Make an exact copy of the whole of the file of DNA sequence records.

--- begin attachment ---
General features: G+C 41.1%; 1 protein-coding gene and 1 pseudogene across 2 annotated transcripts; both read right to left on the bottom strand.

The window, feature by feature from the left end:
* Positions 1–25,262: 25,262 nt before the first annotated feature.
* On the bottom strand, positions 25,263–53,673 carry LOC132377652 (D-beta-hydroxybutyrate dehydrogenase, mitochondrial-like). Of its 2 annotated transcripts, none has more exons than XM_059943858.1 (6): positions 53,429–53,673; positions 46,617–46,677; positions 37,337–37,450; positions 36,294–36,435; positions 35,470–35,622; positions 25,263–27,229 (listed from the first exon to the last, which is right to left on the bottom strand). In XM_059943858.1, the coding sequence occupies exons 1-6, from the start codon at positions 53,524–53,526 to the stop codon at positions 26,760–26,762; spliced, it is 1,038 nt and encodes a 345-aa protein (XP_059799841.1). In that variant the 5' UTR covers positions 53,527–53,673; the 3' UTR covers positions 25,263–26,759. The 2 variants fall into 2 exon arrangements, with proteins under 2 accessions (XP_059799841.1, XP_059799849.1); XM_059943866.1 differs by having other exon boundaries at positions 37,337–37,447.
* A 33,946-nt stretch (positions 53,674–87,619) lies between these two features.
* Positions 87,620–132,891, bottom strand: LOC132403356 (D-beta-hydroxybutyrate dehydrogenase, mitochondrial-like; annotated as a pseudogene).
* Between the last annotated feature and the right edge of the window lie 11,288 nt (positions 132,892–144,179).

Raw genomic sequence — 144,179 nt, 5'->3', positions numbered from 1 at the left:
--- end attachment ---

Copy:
General features: G+C 41.1%; 1 protein-coding gene and 1 pseudogene across 2 annotated transcripts; both read right to left on the bottom strand.

The window, feature by feature from the left end:
* Positions 1–25,262: 25,262 nt before the first annotated feature.
* On the bottom strand, positions 25,263–53,673 carry LOC132377652 (D-beta-hydroxybutyrate dehydrogenase, mitochondrial-like). Of its 2 annotated transcripts, none has more exons than XM_059943858.1 (6): positions 53,429–53,673; positions 46,617–46,677; positions 37,337–37,450; positions 36,294–36,435; positions 35,470–35,622; positions 25,263–27,229 (listed from the first exon to the last, which is right to left on the bottom strand). In XM_059943858.1, the coding sequence occupies exons 1-6, from the start codon at positions 53,524–53,526 to the stop codon at positions 26,760–26,762; spliced, it is 1,038 nt and encodes a 345-aa protein (XP_059799841.1). In that variant the 5' UTR covers positions 53,527–53,673; the 3' UTR covers positions 25,263–26,759. The 2 variants fall into 2 exon arrangements, with proteins under 2 accessions (XP_059799841.1, XP_059799849.1); XM_059943866.1 differs by having other exon boundaries at positions 37,337–37,447.
* A 33,946-nt stretch (positions 53,674–87,619) lies between these two features.
* Positions 87,620–132,891, bottom strand: LOC132403356 (D-beta-hydroxybutyrate dehydrogenase, mitochondrial-like; annotated as a pseudogene).
* Between the last annotated feature and the right edge of the window lie 11,288 nt (positions 132,892–144,179).

Raw genomic sequence — 144,179 nt, 5'->3', positions numbered from 1 at the left: